In a recent Free Inquiry (a magazine published by the Council for Secular Humanism) issue, the idea that four separate bases for worldviews (atheism, naturalism, secularism and humanism) are interconnected and ought to work together for the advancement of humanity came up. The interplay among them is certainly complex, and while I agree in principle that they should be combined in order to create a very powerful tool, in practice, these often come into conflict, and in different circumstances, I tend to prioritize some over others.
In my last post, I discussed atheism as a topic for discourse and its uses. I came to the conclusion that it’s potentially fruitful ground for personal conversations that focus on frank discussions about belief and understanding where a person is “coming from.” It can also be useful on the national or global stage in order to spark the growth of any and all movements associated with atheism and to foster this growing community.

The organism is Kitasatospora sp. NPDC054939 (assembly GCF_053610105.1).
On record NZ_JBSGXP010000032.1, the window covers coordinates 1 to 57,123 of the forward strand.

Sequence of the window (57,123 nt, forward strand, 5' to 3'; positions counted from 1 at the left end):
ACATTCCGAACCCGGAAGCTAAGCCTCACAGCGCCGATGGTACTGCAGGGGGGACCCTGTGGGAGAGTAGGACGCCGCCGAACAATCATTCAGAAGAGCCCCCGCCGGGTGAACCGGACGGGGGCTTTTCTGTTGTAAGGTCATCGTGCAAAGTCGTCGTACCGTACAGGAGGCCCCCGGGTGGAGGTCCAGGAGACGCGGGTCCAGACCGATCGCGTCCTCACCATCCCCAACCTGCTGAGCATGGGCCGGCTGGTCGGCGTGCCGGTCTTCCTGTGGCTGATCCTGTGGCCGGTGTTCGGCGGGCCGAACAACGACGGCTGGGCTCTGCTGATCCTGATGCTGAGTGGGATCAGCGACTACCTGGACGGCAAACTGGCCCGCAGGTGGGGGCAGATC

On to secularism! It’s not the same as atheism, not by a long shot, but they’re often confused. Secularism refers to “the concept that government or other entities should exist separately from religion and/or religious beliefs.” It can also be described, in a more rigid sense, as the separation of religion from the nonreligious, the private declaration of faith from the public daily interactions. That train of thought generally leads to the concept of being free from religion in public life, France-style, but because I tend to prioritize freedom of speech above this sort of thing, the more important definition regards public decision making. This version of secularism simply indicates that while religion can inhabit the public sphere, it has no jurisdiction there.